After the Netherlands, Belgium will propose to its European Union partners to introduce a European taxation on commercial aviation, newspaper Le Soir reports this Saturday. It could be either a tax on aviation fuel, currently exempt from any tax, or a VAT on airline tickets.
The discussion will take place at the Council of Environment Ministers next Tuesday, at the request of the new Flemish Minister for the Environment Koen Van den Heuvel. In a note given to its partners, the Belgian delegation recommends “a fair and correct pricing of air transport with regard to its impact on the environment. There is currently no taxation on kerosene or VAT on tickets More environment-friendly modes of transport such as railways are more taxed than air transport.”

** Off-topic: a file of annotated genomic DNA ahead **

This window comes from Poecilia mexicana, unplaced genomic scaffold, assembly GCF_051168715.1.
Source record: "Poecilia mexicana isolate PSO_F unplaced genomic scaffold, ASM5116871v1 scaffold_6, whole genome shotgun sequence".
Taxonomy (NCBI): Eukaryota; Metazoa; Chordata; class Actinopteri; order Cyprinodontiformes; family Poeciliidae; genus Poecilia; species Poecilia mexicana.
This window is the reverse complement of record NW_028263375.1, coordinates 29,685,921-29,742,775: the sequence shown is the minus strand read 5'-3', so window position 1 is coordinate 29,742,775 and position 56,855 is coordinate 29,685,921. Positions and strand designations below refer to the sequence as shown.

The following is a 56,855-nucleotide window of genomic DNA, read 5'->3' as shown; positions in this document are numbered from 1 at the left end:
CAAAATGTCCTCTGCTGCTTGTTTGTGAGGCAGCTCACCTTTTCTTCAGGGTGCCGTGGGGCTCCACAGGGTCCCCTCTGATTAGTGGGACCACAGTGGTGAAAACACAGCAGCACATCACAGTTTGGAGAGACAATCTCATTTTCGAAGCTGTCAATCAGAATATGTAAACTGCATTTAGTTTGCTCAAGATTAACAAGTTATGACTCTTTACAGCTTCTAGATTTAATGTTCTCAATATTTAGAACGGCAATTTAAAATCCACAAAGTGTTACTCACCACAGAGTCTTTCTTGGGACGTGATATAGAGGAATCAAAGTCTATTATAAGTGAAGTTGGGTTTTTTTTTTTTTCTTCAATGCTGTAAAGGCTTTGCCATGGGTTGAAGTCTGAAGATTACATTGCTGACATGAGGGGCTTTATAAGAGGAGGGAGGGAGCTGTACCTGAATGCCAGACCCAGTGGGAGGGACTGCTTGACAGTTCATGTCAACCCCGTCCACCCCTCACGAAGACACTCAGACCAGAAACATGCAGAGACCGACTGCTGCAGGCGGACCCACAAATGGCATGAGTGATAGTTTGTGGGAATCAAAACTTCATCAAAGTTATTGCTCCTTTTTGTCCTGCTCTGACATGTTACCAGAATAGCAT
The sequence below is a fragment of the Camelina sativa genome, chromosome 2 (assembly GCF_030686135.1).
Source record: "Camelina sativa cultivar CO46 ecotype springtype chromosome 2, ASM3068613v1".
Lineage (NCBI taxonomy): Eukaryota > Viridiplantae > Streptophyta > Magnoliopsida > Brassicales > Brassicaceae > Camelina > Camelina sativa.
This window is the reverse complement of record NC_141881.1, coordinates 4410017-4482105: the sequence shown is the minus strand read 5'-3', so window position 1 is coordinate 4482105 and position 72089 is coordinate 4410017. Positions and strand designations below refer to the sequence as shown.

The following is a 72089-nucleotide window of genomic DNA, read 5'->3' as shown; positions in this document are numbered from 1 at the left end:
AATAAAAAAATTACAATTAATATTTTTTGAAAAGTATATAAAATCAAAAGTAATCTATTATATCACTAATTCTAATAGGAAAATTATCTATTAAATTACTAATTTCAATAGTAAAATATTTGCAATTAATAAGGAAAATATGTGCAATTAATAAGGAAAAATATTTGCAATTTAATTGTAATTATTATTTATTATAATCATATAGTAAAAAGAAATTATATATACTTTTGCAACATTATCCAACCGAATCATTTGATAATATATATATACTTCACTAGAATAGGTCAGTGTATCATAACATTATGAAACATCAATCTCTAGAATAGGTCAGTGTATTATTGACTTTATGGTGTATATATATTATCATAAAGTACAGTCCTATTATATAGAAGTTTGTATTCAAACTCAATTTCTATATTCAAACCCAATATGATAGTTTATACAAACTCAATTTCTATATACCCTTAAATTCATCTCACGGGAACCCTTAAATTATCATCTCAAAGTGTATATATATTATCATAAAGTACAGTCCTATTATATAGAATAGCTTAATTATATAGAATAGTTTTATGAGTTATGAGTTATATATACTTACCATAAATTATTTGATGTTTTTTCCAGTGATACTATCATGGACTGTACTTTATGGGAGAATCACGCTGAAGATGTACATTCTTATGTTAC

The European discussions will allow “the next European Commission to make adequate proposals,” hopes Walloon Environment Minister Jean-Luc Crucke. Belgium is thus part of an initiative launched by France and The Netherlands.
In any case, it will be difficult to go alone, given the competition with neighbouring countries where low-cost airlines could base their aircraft.
The decision not to tax aircraft fuel dates back to World War II. At the time, the United States wanted to do anything to develop civil aviation.